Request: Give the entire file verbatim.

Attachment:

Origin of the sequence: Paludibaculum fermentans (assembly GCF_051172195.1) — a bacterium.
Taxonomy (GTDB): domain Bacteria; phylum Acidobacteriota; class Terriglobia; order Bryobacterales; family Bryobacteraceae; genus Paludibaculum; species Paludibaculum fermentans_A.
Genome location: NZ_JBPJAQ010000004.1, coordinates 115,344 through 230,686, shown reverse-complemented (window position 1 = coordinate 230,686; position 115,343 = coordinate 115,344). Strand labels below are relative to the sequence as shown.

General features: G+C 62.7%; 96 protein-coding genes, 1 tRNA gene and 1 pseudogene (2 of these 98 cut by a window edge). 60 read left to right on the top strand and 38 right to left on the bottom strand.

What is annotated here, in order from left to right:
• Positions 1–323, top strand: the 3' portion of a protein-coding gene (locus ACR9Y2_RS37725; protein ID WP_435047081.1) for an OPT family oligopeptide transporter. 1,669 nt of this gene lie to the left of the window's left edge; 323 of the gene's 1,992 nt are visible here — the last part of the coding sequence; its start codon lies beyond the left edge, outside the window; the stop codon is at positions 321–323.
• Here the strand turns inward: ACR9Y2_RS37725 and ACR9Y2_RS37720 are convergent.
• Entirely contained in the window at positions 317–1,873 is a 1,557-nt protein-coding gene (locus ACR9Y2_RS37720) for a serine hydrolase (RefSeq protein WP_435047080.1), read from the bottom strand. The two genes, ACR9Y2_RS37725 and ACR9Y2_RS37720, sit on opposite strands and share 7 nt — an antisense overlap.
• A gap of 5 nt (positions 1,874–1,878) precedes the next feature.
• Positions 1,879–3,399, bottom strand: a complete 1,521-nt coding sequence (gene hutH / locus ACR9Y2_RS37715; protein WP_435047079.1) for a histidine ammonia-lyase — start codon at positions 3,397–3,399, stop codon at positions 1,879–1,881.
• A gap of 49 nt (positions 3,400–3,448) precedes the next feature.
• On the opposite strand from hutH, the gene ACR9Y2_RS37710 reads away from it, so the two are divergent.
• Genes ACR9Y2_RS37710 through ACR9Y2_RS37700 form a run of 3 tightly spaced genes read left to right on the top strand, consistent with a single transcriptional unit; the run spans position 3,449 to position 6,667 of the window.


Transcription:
Origin of the sequence: Paludibaculum fermentans (assembly GCF_051172195.1) — a bacterium.
Taxonomy (GTDB): domain Bacteria; phylum Acidobacteriota; class Terriglobia; order Bryobacterales; family Bryobacteraceae; genus Paludibaculum; species Paludibaculum fermentans_A.
Genome location: NZ_JBPJAQ010000004.1, coordinates 115,344 through 230,686, shown reverse-complemented (window position 1 = coordinate 230,686; position 115,343 = coordinate 115,344). Strand labels below are relative to the sequence as shown.

General features: G+C 62.7%; 96 protein-coding genes, 1 tRNA gene and 1 pseudogene (2 of these 98 cut by a window edge). 60 read left to right on the top strand and 38 right to left on the bottom strand.

What is annotated here, in order from left to right:
• Positions 1–323, top strand: the 3' portion of a protein-coding gene (locus ACR9Y2_RS37725; protein ID WP_435047081.1) for an OPT family oligopeptide transporter. 1,669 nt of this gene lie to the left of the window's left edge; 323 of the gene's 1,992 nt are visible here — the last part of the coding sequence; its start codon lies beyond the left edge, outside the window; the stop codon is at positions 321–323.
• Here the strand turns inward: ACR9Y2_RS37725 and ACR9Y2_RS37720 are convergent.
• Entirely contained in the window at positions 317–1,873 is a 1,557-nt protein-coding gene (locus ACR9Y2_RS37720) for a serine hydrolase (RefSeq protein WP_435047080.1), read from the bottom strand. The two genes, ACR9Y2_RS37725 and ACR9Y2_RS37720, sit on opposite strands and share 7 nt — an antisense overlap.
• A gap of 5 nt (positions 1,874–1,878) precedes the next feature.
• Positions 1,879–3,399, bottom strand: a complete 1,521-nt coding sequence (gene hutH / locus ACR9Y2_RS37715; protein WP_435047079.1) for a histidine ammonia-lyase — start codon at positions 3,397–3,399, stop codon at positions 1,879–1,881.
• A gap of 49 nt (positions 3,400–3,448) precedes the next feature.
• On the opposite strand from hutH, the gene ACR9Y2_RS37710 reads away from it, so the two are divergent.
• Genes ACR9Y2_RS37710 through ACR9Y2_RS37700 form a run of 3 tightly spaced genes read left to right on the top strand, consistent with a single transcriptional unit; the run spans position 3,449 to position 6,667 of the window.